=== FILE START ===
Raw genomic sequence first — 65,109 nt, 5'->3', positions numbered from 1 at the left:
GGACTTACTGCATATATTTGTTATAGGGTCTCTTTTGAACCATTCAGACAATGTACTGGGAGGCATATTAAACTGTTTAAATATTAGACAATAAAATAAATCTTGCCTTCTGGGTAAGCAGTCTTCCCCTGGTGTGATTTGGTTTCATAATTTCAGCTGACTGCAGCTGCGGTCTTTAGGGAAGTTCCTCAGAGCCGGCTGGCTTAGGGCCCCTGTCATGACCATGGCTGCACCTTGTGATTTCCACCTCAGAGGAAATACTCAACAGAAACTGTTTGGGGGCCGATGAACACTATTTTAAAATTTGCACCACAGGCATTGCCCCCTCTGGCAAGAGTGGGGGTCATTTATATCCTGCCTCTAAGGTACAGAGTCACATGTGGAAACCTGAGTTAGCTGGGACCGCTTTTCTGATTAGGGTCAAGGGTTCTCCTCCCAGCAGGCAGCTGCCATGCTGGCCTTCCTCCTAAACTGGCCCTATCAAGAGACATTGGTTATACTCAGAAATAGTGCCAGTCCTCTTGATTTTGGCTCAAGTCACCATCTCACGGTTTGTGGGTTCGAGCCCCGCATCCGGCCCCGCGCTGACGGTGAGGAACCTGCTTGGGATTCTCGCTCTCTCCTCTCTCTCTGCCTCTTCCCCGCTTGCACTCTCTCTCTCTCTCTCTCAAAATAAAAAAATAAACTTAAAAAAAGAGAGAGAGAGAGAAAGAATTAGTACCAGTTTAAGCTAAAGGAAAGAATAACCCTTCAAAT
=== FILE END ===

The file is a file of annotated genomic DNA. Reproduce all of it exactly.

Raw genomic sequence first — 65,109 nt, 5'->3', positions numbered from 1 at the left:
GGACTTACTGCATATATTTGTTATAGGGTCTCTTTTGAACCATTCAGACAATGTACTGGGAGGCATATTAAACTGTTTAAATATTAGACAATAAAATAAATCTTGCCTTCTGGGTAAGCAGTCTTCCCCTGGTGTGATTTGGTTTCATAATTTCAGCTGACTGCAGCTGCGGTCTTTAGGGAAGTTCCTCAGAGCCGGCTGGCTTAGGGCCCCTGTCATGACCATGGCTGCACCTTGTGATTTCCACCTCAGAGGAAATACTCAACAGAAACTGTTTGGGGGCCGATGAACACTATTTTAAAATTTGCACCACAGGCATTGCCCCCTCTGGCAAGAGTGGGGGTCATTTATATCCTGCCTCTAAGGTACAGAGTCACATGTGGAAACCTGAGTTAGCTGGGACCGCTTTTCTGATTAGGGTCAAGGGTTCTCCTCCCAGCAGGCAGCTGCCATGCTGGCCTTCCTCCTAAACTGGCCCTATCAAGAGACATTGGTTATACTCAGAAATAGTGCCAGTCCTCTTGATTTTGGCTCAAGTCACCATCTCACGGTTTGTGGGTTCGAGCCCCGCATCCGGCCCCGCGCTGACGGTGAGGAACCTGCTTGGGATTCTCGCTCTCTCCTCTCTCTCTGCCTCTTCCCCGCTTGCACTCTCTCTCTCTCTCTCTCAAAATAAAAAAATAAACTTAAAAAAAGAGAGAGAGAGAGAAAGAATTAGTACCAGTTTAAGCTAAAGGAAAGAATAACCCTTCAAAT